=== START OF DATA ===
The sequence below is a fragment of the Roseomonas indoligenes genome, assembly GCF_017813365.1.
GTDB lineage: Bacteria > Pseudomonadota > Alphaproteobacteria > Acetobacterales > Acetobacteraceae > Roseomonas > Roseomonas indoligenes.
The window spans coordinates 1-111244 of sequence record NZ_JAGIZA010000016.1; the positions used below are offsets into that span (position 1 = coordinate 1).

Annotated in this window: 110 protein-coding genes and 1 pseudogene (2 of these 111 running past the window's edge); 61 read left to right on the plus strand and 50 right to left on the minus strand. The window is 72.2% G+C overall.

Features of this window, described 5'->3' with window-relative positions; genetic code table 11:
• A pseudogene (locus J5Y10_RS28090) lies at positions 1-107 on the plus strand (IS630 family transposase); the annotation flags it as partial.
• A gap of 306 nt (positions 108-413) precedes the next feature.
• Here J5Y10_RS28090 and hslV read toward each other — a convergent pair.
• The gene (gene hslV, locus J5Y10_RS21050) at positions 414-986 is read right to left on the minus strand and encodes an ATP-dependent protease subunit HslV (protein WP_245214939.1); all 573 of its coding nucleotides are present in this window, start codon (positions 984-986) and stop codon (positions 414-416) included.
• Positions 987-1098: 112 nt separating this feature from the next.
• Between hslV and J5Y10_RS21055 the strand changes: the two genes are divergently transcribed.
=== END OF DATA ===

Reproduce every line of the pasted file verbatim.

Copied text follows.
The sequence below is a fragment of the Roseomonas indoligenes genome, assembly GCF_017813365.1.
GTDB lineage: Bacteria > Pseudomonadota > Alphaproteobacteria > Acetobacterales > Acetobacteraceae > Roseomonas > Roseomonas indoligenes.
The window spans coordinates 1-111244 of sequence record NZ_JAGIZA010000016.1; the positions used below are offsets into that span (position 1 = coordinate 1).

Annotated in this window: 110 protein-coding genes and 1 pseudogene (2 of these 111 running past the window's edge); 61 read left to right on the plus strand and 50 right to left on the minus strand. The window is 72.2% G+C overall.

Features of this window, described 5'->3' with window-relative positions; genetic code table 11:
• A pseudogene (locus J5Y10_RS28090) lies at positions 1-107 on the plus strand (IS630 family transposase); the annotation flags it as partial.
• A gap of 306 nt (positions 108-413) precedes the next feature.
• Here J5Y10_RS28090 and hslV read toward each other — a convergent pair.
• The gene (gene hslV, locus J5Y10_RS21050) at positions 414-986 is read right to left on the minus strand and encodes an ATP-dependent protease subunit HslV (protein WP_245214939.1); all 573 of its coding nucleotides are present in this window, start codon (positions 984-986) and stop codon (positions 414-416) included.
• Positions 987-1098: 112 nt separating this feature from the next.
• Between hslV and J5Y10_RS21055 the strand changes: the two genes are divergently transcribed.